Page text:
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‘Problematic’ county dance to allow all same-sex teen couples

February 7, 2019

For the first time in its 80-year history, a prominent Fairfield County-wide school dance will be open to all same-sex couples starting next year.

Following repeated inquiries from Hearst Connecticut Media, the County Assemblies said in an email that all same-sex couples would be allowed to attend in 2020.

“We have welcomed same-sex female couples for years and value their participation in our events,” the organization said in an emailed statement to Hearst. “We now whole-heartedly welcome all same-sex couples.”

The required dress code will also change to be more inclusive, the organization said. Girls were allowed to wear either dresses or a tuxedo while boys were required to wear a tuxedo, a policy LGBTQ advocates said was exclusionary.

“We find that problematic,” said Conor Pfeiffer, development officer for Norwalk-based Triangle Community Center. “It would influence someone’s ability to express their gender identity.”

In order to attend the “Counties,” as the annual County Assembly Charity Ball is called colloquially, a girl in her junior year of high school must invite an escort. No stag attendees are allowed.

The Counties, and the “Red and White Charity Ball” held for high school seniors, is run by The Counties Assemblies, Inc., founded by Mrs. Willem Schilthuis in 1938. It originated with the planning of a Christmas dance held at the Red Barn for a group of young people from Westport, according to the organization’s website.

Students had started to “agitate” in recent years over policies they felt excluded the LGBTQ community, according to Chris Fray, a Mandarin and Spanish teacher at Westport’s Staples High School, and the school’s Gay-Straight Alliance advisor.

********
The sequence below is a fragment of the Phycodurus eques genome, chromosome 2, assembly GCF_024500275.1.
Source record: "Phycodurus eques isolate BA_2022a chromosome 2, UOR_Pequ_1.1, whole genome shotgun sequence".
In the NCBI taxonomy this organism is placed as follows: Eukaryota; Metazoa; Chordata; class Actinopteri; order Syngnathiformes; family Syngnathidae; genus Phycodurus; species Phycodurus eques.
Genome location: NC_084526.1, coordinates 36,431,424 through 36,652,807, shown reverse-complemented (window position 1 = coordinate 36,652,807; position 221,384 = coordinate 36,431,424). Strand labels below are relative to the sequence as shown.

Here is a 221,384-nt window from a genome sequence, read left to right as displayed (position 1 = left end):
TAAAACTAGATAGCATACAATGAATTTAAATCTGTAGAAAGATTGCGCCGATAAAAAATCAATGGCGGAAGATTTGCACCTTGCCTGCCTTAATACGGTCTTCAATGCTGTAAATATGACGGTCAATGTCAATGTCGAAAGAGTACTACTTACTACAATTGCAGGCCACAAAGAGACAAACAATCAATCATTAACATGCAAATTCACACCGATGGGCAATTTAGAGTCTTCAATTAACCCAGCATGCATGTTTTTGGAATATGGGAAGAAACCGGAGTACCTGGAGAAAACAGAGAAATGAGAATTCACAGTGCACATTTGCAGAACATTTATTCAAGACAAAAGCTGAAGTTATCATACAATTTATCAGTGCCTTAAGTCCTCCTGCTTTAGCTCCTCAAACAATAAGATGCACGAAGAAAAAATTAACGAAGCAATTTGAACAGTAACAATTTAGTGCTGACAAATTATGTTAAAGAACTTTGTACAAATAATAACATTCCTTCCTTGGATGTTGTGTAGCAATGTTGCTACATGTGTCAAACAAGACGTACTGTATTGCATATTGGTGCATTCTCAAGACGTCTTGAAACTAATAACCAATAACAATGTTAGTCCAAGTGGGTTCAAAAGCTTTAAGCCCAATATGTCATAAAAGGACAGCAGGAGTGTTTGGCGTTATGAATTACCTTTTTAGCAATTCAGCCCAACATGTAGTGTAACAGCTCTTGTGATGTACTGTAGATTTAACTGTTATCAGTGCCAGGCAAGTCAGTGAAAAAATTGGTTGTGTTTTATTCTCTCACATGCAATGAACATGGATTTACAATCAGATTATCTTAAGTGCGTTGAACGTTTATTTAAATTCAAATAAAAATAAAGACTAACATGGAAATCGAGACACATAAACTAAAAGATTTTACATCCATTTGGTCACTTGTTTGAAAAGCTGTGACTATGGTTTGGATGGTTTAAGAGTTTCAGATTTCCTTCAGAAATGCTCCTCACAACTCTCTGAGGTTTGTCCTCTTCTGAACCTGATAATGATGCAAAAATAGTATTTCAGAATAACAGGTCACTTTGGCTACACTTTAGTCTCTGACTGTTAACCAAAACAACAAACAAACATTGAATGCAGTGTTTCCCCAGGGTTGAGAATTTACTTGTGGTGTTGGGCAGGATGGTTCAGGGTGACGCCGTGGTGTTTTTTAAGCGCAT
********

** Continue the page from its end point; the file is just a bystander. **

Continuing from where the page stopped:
“The Counties was certainly gender normative,” Fray said. “There was always a sense of exclusion, and I think that’s why they felt so strongly about it.”

Students involved in the Gay-Straight Alliance had written an article in the school newspaper and emailed dance organizers, though the response had been “polite” but noncommittal,” Fray said: “The students said this is one of our goals this year, to get a response from the Counties.”

The dance is actually two dances. Students from Easton, Fairfield and Redding attended last Friday; Westport, Weston and Wilton on Saturday.

Both are very well attended. Board member Rosanna Alfero said Saturday’s event alone drew close to 800 students.

The purpose, the organization said, is to “creating space for girls to feel comfortable and empowered to take a leading social role and independently ask an escort to accompany them to this event, in the hopes of furthering the equality of power in these relationships.”

That being said, board members said they recognized policies had to change.

“We are not blind to the fact that young men, especially LGBTQ men, can be marginalized, too,” the organization said. “We have struggled to balance our commitment to empower women with our intention that no student feel excluded from our events based on their sexual orientation or gender identity. This event was never designed to be exclusionary to young men, especially LGBTQ men, but, more recently, designed to combat a specific imbalance of power in social and dating relationships.”

LGBTQ advocates hailed the decision.

“County Assemblies Charity events is right to revise its policies around gender for 2020,” Pfeifer said. “As we understand it, Counties Assembly Charity is headed up largely by parents who care about the kind of world they want to shape for their kids.”

Jordan Fenster is digital products editor for Hearst Connecticut Media. Jordan.Fenster@hearstmediact.com.

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